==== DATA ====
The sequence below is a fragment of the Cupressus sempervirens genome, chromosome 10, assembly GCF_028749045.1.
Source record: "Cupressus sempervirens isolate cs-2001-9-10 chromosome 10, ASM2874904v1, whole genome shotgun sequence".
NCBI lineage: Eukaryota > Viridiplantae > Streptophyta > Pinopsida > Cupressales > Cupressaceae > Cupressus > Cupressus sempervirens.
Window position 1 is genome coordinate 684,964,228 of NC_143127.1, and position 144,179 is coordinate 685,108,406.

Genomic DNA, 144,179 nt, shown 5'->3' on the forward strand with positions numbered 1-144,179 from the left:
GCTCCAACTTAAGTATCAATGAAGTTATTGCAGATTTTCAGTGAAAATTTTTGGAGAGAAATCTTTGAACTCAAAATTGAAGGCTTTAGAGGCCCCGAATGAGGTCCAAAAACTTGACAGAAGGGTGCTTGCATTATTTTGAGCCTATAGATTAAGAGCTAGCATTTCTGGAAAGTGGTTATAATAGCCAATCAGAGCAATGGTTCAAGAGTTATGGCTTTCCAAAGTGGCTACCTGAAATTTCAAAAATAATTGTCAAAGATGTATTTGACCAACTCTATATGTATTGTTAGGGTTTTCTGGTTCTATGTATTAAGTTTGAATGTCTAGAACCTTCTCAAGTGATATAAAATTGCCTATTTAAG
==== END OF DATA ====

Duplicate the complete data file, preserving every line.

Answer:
The sequence below is a fragment of the Cupressus sempervirens genome, chromosome 10, assembly GCF_028749045.1.
Source record: "Cupressus sempervirens isolate cs-2001-9-10 chromosome 10, ASM2874904v1, whole genome shotgun sequence".
NCBI lineage: Eukaryota > Viridiplantae > Streptophyta > Pinopsida > Cupressales > Cupressaceae > Cupressus > Cupressus sempervirens.
Window position 1 is genome coordinate 684,964,228 of NC_143127.1, and position 144,179 is coordinate 685,108,406.

Genomic DNA, 144,179 nt, shown 5'->3' on the forward strand with positions numbered 1-144,179 from the left:
GCTCCAACTTAAGTATCAATGAAGTTATTGCAGATTTTCAGTGAAAATTTTTGGAGAGAAATCTTTGAACTCAAAATTGAAGGCTTTAGAGGCCCCGAATGAGGTCCAAAAACTTGACAGAAGGGTGCTTGCATTATTTTGAGCCTATAGATTAAGAGCTAGCATTTCTGGAAAGTGGTTATAATAGCCAATCAGAGCAATGGTTCAAGAGTTATGGCTTTCCAAAGTGGCTACCTGAAATTTCAAAAATAATTGTCAAAGATGTATTTGACCAACTCTATATGTATTGTTAGGGTTTTCTGGTTCTATGTATTAAGTTTGAATGTCTAGAACCTTCTCAAGTGATATAAAATTGCCTATTTAAG